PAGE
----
An estate plan is made up of a number of legal documents that contain the instructions necessary to determine things such as the division of your estate assets after death or who will control those assets should you become incapacitated. While all of these legal documents are necessary to ensure that your wishes are honored, there may be additional information that you wish to leave behind that is not included in any of the plan documents. This is where a Letter of Instruction comes in handy.
A Letter of Instruction is essentially just what the name implies – a letter full of instructions for your executor and/or beneficiaries. There are no specific requirements for a Letter of Instruction. Instead, it is your opportunity to provide helpful suggestions, additional information, or even explanations for choices you made in your estate plan. Some ideas for inclusion in a Latter of Instruction include:
Directions to the location of estate assets
Directions for the management or care of estate assets
Contact information for your attorney, accountant, investment banker and real estate agent
Wishes with regard to your funeral and burial if not included elsewhere in your estate plan.
Requests for beneficiaries with regard to the use or care of a gift
Explanations to beneficiaries regarding gifts, or the lack thereof
Nothing contained in a Letter of Instruction is legally binding; however, the information contained in A Letter of Instruction can be extremely beneficial to your executor and may help prevent discord or conflict among beneficiaries. Absent a Letter of Instruction, your executor may waste precious time and resources just trying to find your estate assets for example. Moreover, unless you have pre-planned your funeral burial, your loved ones may be in the dark with regard to your wishes.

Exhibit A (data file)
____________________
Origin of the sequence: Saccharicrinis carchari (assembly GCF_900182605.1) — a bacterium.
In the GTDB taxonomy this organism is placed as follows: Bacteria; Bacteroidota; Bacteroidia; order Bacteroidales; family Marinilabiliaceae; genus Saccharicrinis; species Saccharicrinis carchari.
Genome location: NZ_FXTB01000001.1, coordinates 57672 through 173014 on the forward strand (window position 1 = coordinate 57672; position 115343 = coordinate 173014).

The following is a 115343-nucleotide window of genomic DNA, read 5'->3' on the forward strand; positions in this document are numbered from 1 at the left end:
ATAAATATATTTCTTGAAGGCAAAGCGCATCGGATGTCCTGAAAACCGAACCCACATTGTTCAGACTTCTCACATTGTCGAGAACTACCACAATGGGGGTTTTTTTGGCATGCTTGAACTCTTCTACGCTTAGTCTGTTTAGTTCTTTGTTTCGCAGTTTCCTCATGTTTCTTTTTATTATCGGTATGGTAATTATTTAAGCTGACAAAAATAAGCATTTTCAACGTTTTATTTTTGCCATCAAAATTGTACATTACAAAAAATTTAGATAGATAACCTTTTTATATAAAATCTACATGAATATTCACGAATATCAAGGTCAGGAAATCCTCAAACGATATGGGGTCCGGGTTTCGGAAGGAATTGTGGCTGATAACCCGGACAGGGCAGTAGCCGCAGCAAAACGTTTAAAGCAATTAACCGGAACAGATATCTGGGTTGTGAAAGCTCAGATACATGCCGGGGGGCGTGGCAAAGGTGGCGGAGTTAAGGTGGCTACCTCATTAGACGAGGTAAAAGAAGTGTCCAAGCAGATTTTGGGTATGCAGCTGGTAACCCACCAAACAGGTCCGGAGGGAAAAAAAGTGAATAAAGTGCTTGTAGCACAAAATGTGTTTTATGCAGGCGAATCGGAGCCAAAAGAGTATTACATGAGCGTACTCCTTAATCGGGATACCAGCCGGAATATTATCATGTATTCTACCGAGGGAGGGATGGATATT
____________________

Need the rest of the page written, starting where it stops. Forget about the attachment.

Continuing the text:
Along with providing valuable information to those involved in the probate of your estate, a Letter of Instructions allows you to leave behind a message for loved ones. People often use this opportunity to explain the history of a specific bequest or to explain why someone was cut out of the plan or received less than what may have been anticipated. While there is no guarantee that providing an explanation will prevent a court challenge to your estate plan, it does provides you with the ability to give people explanations, thereby limiting the odds of a challenge.
We sure to discuss the role of a Letter of Instruction in your plan with your Texas estate planning attorney.